The Plot: In the first part of the book, Alex is a teenager who enjoys sharing with the reader about his gangs’ violent exploits. In part two, Alex has been arrested and is sent to prison for his crimes. He is released early to a treatment facility to be “reformed” by the government using an experimental treatment called the “Ludovico Technique.” Part three of the novel follows what happens to Alex after he is released back into society following his treatment.
The Film: A film adaptation of the novel was released in 1971 and was directed by Stanley Kubrick. It is based on the original U.S. version of the novel and therefore omits the contents of the 21st chapter. The film stars Malcolm McDowell as Alex.
Controversy: The novel and film have both garnered much controversy. The novel was removed from four high schools in the 1970s and early 1980s for “objectionable language.” In 1973, a bookseller in Utah was actually arrested for selling the novel, but charges were later dropped. The film was originally given an X-rating in the U.S., until Kubrick removed some sexually explicit footage to earn it an R-rating instead. The film was released unedited in the UK and was linked to real life cases of violence shortly thereafter.
My Reaction: It is my opinion that the novel and the film are both “real horrorshow” (excellent), as Alex would say. I have added them to my favorites list. As I was reading the novel, I likened it to another dystopian novel and favorite of mine, 1984 by George Orwell. I’m still debating as to whether or not I like the 21st chapter of the novel. In a way, it does provide some closure to the story and displays a maturing of Alex’s character. On the other hand, it seems to go against the character of Alex that we get to know so well in the story. The final line at the end of chapter 20 (and at the end of the film) was just so fitting!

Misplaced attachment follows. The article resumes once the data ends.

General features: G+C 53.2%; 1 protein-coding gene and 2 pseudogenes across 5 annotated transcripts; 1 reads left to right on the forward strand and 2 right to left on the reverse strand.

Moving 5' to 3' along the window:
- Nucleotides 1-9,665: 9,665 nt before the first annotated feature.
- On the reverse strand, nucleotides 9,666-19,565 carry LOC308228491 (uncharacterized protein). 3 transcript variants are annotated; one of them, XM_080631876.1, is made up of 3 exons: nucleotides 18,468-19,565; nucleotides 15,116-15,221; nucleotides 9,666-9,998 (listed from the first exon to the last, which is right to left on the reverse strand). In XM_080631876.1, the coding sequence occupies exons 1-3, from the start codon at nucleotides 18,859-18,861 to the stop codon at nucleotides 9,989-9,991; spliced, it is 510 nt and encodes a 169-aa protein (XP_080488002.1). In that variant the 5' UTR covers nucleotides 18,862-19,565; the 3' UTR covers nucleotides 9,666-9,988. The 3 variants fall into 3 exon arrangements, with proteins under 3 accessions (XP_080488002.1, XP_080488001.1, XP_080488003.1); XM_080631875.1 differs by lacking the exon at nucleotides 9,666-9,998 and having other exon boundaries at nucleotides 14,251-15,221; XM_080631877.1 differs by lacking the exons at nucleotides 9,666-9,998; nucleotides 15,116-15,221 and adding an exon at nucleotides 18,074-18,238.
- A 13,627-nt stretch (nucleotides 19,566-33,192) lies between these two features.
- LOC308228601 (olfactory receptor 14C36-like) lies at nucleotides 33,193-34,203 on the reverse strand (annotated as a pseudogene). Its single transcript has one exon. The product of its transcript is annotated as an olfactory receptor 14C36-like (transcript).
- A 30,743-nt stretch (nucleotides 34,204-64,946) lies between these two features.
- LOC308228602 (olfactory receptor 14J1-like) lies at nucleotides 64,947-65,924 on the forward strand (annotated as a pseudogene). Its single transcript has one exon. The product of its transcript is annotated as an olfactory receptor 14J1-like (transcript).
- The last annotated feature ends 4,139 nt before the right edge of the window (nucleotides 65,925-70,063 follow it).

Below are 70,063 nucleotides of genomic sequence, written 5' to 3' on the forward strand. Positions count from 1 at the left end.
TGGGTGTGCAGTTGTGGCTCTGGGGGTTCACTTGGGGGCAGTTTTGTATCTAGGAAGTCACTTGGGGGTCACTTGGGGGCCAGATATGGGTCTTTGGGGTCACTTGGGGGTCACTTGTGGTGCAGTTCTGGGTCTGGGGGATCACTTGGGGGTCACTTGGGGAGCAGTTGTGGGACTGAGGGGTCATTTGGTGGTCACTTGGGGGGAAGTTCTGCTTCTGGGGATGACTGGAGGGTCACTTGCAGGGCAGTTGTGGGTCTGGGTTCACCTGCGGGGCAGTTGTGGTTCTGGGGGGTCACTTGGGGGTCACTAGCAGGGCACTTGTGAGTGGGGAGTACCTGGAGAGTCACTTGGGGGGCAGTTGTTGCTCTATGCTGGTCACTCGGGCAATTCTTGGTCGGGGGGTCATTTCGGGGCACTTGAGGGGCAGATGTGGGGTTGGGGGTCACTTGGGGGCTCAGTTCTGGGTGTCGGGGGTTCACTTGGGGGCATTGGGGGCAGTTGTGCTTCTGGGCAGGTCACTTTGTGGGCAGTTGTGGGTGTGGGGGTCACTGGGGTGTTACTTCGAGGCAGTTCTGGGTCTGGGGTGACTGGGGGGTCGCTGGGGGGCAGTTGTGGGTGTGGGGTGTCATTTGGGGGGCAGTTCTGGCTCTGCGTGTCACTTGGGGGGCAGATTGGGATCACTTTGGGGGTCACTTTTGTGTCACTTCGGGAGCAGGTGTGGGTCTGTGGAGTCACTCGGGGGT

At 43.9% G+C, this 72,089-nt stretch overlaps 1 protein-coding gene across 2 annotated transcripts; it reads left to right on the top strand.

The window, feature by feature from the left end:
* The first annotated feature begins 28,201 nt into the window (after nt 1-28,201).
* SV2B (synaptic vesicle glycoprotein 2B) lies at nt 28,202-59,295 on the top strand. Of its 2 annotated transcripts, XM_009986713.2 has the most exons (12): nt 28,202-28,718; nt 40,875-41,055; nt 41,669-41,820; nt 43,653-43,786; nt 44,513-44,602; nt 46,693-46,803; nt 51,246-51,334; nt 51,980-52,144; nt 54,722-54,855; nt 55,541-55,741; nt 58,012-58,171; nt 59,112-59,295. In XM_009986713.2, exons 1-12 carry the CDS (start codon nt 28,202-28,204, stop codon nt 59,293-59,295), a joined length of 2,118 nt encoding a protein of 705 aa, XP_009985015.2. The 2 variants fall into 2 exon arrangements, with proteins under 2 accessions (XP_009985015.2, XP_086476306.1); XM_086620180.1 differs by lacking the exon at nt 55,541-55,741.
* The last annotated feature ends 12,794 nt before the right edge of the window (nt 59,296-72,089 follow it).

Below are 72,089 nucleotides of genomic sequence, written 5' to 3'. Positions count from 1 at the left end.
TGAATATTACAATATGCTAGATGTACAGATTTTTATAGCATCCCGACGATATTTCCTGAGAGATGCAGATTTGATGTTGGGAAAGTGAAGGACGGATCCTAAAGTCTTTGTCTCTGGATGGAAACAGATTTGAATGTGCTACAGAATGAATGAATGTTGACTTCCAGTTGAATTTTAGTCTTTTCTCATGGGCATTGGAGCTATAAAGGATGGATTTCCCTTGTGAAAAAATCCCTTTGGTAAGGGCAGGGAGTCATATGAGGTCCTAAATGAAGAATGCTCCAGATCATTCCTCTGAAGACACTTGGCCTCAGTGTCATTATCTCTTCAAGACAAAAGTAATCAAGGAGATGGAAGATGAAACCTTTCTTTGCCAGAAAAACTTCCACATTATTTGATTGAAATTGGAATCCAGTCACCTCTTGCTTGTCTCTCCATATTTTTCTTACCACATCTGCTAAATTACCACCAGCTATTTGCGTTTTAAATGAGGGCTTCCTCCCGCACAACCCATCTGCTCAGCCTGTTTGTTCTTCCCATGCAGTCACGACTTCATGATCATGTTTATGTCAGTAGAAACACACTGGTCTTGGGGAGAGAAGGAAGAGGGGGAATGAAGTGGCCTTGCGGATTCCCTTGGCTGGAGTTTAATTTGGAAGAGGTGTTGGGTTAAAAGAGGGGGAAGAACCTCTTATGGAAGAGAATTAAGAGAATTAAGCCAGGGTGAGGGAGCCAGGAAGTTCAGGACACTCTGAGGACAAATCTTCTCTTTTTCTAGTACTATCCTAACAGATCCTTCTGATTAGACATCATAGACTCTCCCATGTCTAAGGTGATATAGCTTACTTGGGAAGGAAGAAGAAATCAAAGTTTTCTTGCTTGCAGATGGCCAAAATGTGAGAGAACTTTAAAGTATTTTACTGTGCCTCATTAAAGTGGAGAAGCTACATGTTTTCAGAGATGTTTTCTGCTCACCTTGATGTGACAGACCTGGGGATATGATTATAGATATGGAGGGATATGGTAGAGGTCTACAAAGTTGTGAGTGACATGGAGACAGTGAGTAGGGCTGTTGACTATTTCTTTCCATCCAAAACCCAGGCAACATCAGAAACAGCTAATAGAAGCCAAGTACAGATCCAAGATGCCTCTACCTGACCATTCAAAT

So, what do you think? Read and watch for yourself! How do you feel about the 21st chapter? How do you feel about the film?
Availability: The novel is available at the Hultquist Library: PR6052.U638 C5 1986b and the Cattaraugus Campus Library: PR6052.U638 C5 1988. The film is available at the Hultquist Library: PN1997 .C5635 2007 DVD.
If you are interested in reading other novels that have been made into movies, visit our Reading LibGuide: http://sunyjcc.libguides.com/reading and click on the “Books Made into Movies” tab.
The Silent Witness: Domestic Violence Awareness
If this is your first fall semester at JCC you might notice red silhouettes scattered throughout the library next week. October is Domestic Violence Awareness Month, and at the Hultquist Library we show our support by displaying these silhouettes, The Silent Witness. The display is sponsored by the Chautauqua County Coalition Against Domestic Violence and Sexual Assault.
The Silent Witness program began in 1990 by a group of women living in Minnesota who were deeply disturbed by the number of female deaths caused by domestic violence. They created 27 wooden figures to honor women who died in that year; 26 each representing a specific woman. The 27th figure represents all women who did not receive proper justice.
Stop in the library October 18th through October 24th to learn more about domestic violence. On each red silhouette will be the story of a man, woman, or child whose life ended due to domestic violence. There will also be literature that contains phone numbers, hotlines, and information for you or someone you know that might need help.
Jamestown Community College's Silent Witness Program available to anyone who has witnessed, or knows about, a crime committed on campus. This program is provided as a means for students, faculty or staff to anonymously report crimes on campus.